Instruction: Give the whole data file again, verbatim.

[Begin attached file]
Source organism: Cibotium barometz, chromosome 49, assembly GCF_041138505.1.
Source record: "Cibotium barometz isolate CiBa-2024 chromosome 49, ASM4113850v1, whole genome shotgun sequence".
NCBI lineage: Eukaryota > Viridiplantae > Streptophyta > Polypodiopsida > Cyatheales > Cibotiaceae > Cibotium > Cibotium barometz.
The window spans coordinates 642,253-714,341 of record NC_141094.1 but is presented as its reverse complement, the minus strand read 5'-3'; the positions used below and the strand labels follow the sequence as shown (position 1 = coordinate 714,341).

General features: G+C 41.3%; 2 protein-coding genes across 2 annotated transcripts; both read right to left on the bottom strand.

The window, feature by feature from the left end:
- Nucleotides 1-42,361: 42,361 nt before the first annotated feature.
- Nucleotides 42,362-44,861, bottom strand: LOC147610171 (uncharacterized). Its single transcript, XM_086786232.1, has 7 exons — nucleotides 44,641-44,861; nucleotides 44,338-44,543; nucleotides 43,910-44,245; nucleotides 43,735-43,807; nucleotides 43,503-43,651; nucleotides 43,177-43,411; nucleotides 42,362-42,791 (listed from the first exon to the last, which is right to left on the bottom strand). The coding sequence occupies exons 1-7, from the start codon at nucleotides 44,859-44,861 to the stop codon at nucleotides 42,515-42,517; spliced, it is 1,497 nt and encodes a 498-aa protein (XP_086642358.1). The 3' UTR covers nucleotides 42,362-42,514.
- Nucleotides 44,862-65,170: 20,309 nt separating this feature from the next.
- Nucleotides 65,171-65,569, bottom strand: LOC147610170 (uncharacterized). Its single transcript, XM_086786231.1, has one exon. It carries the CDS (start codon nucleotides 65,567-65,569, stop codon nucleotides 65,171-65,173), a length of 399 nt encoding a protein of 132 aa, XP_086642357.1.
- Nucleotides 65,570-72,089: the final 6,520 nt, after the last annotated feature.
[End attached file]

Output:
Source organism: Cibotium barometz, chromosome 49, assembly GCF_041138505.1.
Source record: "Cibotium barometz isolate CiBa-2024 chromosome 49, ASM4113850v1, whole genome shotgun sequence".
NCBI lineage: Eukaryota > Viridiplantae > Streptophyta > Polypodiopsida > Cyatheales > Cibotiaceae > Cibotium > Cibotium barometz.
The window spans coordinates 642,253-714,341 of record NC_141094.1 but is presented as its reverse complement, the minus strand read 5'-3'; the positions used below and the strand labels follow the sequence as shown (position 1 = coordinate 714,341).

General features: G+C 41.3%; 2 protein-coding genes across 2 annotated transcripts; both read right to left on the bottom strand.

The window, feature by feature from the left end:
- Nucleotides 1-42,361: 42,361 nt before the first annotated feature.
- Nucleotides 42,362-44,861, bottom strand: LOC147610171 (uncharacterized). Its single transcript, XM_086786232.1, has 7 exons — nucleotides 44,641-44,861; nucleotides 44,338-44,543; nucleotides 43,910-44,245; nucleotides 43,735-43,807; nucleotides 43,503-43,651; nucleotides 43,177-43,411; nucleotides 42,362-42,791 (listed from the first exon to the last, which is right to left on the bottom strand). The coding sequence occupies exons 1-7, from the start codon at nucleotides 44,859-44,861 to the stop codon at nucleotides 42,515-42,517; spliced, it is 1,497 nt and encodes a 498-aa protein (XP_086642358.1). The 3' UTR covers nucleotides 42,362-42,514.
- Nucleotides 44,862-65,170: 20,309 nt separating this feature from the next.
- Nucleotides 65,171-65,569, bottom strand: LOC147610170 (uncharacterized). Its single transcript, XM_086786231.1, has one exon. It carries the CDS (start codon nucleotides 65,567-65,569, stop codon nucleotides 65,171-65,173), a length of 399 nt encoding a protein of 132 aa, XP_086642357.1.
- Nucleotides 65,570-72,089: the final 6,520 nt, after the last annotated feature.